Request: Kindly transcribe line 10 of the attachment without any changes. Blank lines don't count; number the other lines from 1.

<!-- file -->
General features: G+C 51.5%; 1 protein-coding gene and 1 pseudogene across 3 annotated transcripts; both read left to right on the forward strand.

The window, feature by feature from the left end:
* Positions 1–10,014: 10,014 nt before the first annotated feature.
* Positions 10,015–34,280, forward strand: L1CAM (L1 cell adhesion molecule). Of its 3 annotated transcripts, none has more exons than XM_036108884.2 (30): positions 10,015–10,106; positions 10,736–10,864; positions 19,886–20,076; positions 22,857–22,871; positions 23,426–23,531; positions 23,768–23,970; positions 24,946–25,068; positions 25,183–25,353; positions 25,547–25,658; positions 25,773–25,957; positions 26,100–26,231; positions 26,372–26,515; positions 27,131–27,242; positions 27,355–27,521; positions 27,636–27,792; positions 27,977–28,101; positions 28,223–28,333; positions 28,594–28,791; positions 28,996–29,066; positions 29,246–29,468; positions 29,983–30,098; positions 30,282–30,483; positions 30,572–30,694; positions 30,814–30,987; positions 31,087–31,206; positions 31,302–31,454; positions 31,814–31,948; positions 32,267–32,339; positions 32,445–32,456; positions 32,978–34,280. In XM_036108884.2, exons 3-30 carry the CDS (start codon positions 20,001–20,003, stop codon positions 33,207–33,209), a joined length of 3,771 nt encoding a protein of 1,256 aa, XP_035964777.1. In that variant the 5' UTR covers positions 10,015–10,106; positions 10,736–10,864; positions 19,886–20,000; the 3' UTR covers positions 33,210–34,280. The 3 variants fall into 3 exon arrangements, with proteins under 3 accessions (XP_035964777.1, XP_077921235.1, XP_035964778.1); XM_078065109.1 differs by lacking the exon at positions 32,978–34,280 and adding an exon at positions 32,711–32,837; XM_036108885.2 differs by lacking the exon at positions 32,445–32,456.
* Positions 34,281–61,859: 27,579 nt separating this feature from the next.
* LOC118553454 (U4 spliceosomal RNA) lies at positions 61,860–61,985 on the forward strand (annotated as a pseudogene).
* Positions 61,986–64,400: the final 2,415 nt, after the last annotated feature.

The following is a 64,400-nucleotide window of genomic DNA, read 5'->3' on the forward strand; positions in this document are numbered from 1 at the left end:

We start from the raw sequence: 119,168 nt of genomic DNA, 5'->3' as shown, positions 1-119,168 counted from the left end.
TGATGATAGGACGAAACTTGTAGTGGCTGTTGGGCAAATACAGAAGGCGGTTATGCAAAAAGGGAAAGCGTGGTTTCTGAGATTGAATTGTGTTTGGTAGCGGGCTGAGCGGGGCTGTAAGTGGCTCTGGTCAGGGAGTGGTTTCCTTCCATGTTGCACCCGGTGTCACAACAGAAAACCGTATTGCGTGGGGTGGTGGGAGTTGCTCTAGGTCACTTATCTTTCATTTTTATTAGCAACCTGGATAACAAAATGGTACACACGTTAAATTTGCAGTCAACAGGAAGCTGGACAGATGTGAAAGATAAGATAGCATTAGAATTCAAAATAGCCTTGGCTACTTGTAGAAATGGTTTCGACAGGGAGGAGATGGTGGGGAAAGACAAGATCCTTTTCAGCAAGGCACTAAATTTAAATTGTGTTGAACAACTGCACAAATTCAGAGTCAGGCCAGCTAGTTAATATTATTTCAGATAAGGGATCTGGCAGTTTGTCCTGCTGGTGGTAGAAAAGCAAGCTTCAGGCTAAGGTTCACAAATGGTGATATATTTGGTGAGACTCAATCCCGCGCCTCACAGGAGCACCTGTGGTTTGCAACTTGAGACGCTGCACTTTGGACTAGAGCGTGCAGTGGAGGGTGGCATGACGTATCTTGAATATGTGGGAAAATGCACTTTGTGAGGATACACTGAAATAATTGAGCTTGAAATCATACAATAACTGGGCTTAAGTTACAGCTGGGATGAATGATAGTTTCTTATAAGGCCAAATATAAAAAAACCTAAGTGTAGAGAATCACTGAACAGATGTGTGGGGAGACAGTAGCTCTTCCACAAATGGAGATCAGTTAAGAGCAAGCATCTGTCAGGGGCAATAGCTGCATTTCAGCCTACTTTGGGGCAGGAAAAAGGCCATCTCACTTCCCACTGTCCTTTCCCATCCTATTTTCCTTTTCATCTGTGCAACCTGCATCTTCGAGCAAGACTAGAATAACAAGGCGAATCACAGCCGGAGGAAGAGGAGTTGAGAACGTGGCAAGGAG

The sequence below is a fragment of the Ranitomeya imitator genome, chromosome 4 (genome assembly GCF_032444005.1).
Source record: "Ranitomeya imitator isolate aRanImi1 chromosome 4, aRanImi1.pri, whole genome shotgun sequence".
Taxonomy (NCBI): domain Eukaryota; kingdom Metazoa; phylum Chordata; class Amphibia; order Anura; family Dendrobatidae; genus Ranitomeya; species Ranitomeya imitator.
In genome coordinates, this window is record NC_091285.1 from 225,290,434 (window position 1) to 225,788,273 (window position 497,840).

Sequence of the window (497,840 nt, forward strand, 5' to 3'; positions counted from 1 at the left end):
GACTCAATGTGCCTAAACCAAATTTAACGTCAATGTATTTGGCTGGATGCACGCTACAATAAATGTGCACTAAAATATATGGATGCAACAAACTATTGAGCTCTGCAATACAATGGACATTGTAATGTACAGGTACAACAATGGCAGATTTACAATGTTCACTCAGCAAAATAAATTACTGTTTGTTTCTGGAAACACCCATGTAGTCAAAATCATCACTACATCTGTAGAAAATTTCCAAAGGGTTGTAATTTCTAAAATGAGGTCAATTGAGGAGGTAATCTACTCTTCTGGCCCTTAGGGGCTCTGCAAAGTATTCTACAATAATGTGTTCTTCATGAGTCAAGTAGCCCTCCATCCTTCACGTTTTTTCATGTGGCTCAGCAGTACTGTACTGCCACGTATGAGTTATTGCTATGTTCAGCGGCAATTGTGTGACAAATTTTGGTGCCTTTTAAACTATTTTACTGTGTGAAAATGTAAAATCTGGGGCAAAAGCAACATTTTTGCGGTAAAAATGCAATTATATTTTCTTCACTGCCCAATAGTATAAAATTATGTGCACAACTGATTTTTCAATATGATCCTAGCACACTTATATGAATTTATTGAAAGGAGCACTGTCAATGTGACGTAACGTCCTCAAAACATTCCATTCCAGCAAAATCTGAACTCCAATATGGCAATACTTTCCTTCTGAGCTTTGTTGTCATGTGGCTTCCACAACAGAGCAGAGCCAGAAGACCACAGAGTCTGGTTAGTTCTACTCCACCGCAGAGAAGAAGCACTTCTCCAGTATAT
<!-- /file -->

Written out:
TGATGATAGGACGAAACTTGTAGTGGCTGTTGGGCAAATACAGAAGGCGGTTATGCAAAAAGGGAAAGCGTGGTTTCTGAGATTGAATTGTGTTTGGTAGCGGGCTGAGCGGGGCTGTAAGTGGCTCTGGTCAGGGAGTGGTTTCCTTCCATGTTGCACCCGGTGTCACAACAGAAAACCGTATTGCGTGGGGTGGTGGGAGTTGCTCTAGGTCACTTATCTTTCATTTTTATTAGCAACCTGGATAACAAAATGGTACACACGTTAAATTTGCAGTCAACAGGAAGCTGGACAGATGTGAAAGATAAGATAGCATTAGAATTCAAAATAGCCTTGGCTACTTGTAGAAATGGTTTCGACAGGGAGGAGATGGTGGGGAAAGACAAGATCCTTTTCAGCAAGGCACTAAATTTAAATTGTGTTGAACAACTGCACAAATTCAGAGTCAGGCCAGCTAGTTAATATTATTTCAGATAAGGGATCTGGCAGTTTGTCCTGCTGGTGGTAGAAAAGCAAGCTTCAGGCTAAGGTTCACAAATGGTGATATATTTGGTGAGACTCAATCCCGCGCCTCACAGGAGCACCTGTGGTTTGCAACTTGAGACGCTGCACTTTGGACTAGAGCGTGCAGTGGAGGGTGGCATGACGTATCTTGAATATGTGGGAAAATGCACTTTGTGAGGATACACTGAAATAATTGAGCTTGAAATCATACAATAACTGGGCTTAAGTTACAGCTGGGATGAATGATAGTTTCTTATAAGGCCAAATATAAAAAAACCTAAGTGTAGAGAATCACTGAACAGATGTGTGGGGAGACAGTAGCTCTTCCACAAATGGAGATCAGTTAAGAGCAAGCATCTGTCAGGGGCAATAGCTGCATTTCAGCCTACTTTGGGGCAGGAAAAAGGCCATCTCACTTCCCACTGTCCTTTCCCATCCTATTTTCCTTTTCATCTGTGCAACCTGCATCTTCGAGCAAGACTAGAATAACAAGGCGAATCACAGCCGGAGGAAGAGGAGTTGAGAACGTGGCAAGGAG